THE Church of England’s Pensions Board has failed to meet its benchmark for investment returns, its annual report has revealed.
Published on Tuesday, the report shows that during 2015 the £1.33 billion of investments controlled by the Board made a total return of two per cent. The target is inflation plus three per cent, which last year amounted to 4.2 per cent.
Spending on pensions, including lump sums on retirement and death, continued to tick upwards however. In 2015, £33.5 million was spent, up from £30.2 million in 2014. There was a similar £3-million increase over the preceding 12 months.
In a statement, the Board acknowledged that last year’s return had been lower than in previous years, but insisted that over the longer term its financial position was healthy.
The report states that, over three years and five years, the average annual return has beaten the benchmark of inflation plus three per cent. But the average annual return over the past ten years has fallen short of the six-per-cent target at 5.4 per cent.
As of 31 December, there were 8377 active clergy paying into a C of E pension, 10,319 receiving a pension, and 3824 clergy dependants also receiving payments.
Throughout the year, a total of 404 clergy joined the scheme, 455 retired and began receiving their pension, and 359 pensioned clergy died.
In total, the Board assists some 35,000 people, including more than 10,000 retired clergy, almost 3000 people employed at some cathedrals, diocesan, and parish offices, and other agencies, and almost 800 people who worked for the national church institutions.
The annual increase in the Board’s pension for retired priests and bishops was pegged at inflation, which last year averaged 0.8 per cent.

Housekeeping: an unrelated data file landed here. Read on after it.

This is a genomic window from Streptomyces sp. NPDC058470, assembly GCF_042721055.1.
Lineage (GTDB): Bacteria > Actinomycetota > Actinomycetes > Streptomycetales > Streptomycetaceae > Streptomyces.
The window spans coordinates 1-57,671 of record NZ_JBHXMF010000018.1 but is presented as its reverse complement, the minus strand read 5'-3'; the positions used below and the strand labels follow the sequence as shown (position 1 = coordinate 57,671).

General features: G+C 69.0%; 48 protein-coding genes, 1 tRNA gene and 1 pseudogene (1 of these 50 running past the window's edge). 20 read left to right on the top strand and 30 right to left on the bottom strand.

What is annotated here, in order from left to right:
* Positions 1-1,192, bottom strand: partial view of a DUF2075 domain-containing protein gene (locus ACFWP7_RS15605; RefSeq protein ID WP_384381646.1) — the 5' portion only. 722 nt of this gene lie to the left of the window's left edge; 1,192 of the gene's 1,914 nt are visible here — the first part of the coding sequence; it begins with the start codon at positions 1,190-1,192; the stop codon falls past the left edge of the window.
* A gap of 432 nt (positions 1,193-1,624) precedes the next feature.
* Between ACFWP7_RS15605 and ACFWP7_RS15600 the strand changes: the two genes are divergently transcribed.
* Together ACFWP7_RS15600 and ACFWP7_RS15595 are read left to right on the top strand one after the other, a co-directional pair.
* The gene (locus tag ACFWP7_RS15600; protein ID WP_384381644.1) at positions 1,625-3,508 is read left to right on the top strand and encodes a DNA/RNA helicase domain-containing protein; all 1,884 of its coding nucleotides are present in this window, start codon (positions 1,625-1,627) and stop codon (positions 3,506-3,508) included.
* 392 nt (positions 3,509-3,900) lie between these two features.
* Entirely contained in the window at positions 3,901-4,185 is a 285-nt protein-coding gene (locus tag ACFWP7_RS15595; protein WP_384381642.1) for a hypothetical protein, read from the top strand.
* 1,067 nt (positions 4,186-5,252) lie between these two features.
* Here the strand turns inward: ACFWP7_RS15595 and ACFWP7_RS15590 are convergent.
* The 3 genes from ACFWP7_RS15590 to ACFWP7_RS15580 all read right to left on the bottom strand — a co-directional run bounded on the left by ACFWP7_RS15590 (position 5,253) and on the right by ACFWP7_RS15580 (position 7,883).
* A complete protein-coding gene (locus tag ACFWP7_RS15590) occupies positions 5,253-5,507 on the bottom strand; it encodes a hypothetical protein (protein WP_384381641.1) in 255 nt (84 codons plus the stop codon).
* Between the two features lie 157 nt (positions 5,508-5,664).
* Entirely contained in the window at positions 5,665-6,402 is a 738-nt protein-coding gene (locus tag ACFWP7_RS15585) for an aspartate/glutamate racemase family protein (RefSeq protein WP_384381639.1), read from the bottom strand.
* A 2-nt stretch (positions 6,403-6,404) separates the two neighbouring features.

When the clergy pension scheme was last valued in 2012, there was a deficit of £293 million between the scheme’s assets and liabilities. The plan is to close this deficit by 2026.
The chairman of the Pensions Board, Jonathan Spencer, wrote in the introduction to the report that the next valuation and opportunity to assess the progress of closing the scheme’s gap would take place later this year.
“We are working closely with the dioceses and other stakeholders in an open and transparent manner on this to reach funding solutions that protect beneficiaries’ interests while taking account of the concerns of those who pay for it,” he wrote.
Another cloud on the horizon for church pensions is the result of the EU referendum, the report states. This is likely to lead to a period of uncertainty for the economy and financial markets, and could make an impact on the performance of the Board’s investments. The result may cause “significant volatility in the valuation of investment assets, including from fluctuations from the impact in foreign exchange rates”, the report says.
Other significant work undertaken in 2015 included a re-financing of the programme Clergy Housing Assistance for the Retired Ministry (CHARM). A £100-million bond was issued to allow the Board to buy more homes (News, 4 September).
The national Church contributed £4.3 million to the CHARM scheme through the Archbishops’ Council’s budget. This was up from £4 million in 2014.
About 1200 clergy and their dependants are currently in the CHARM scheme. A further 1300 also receive some kind of housing assistance through the Board’s retirement homes, or mortgage schemes that are now closed.
One ray of light for the Board’s finances was in donations. Last year, it warned that if donations continued to decline, services offered would have to be cut (News, 31 July). But donations have increased slightly, from £164,000 to £169,000. Legacies have also more than doubled since 2014, from £506,000 to more than £1 million.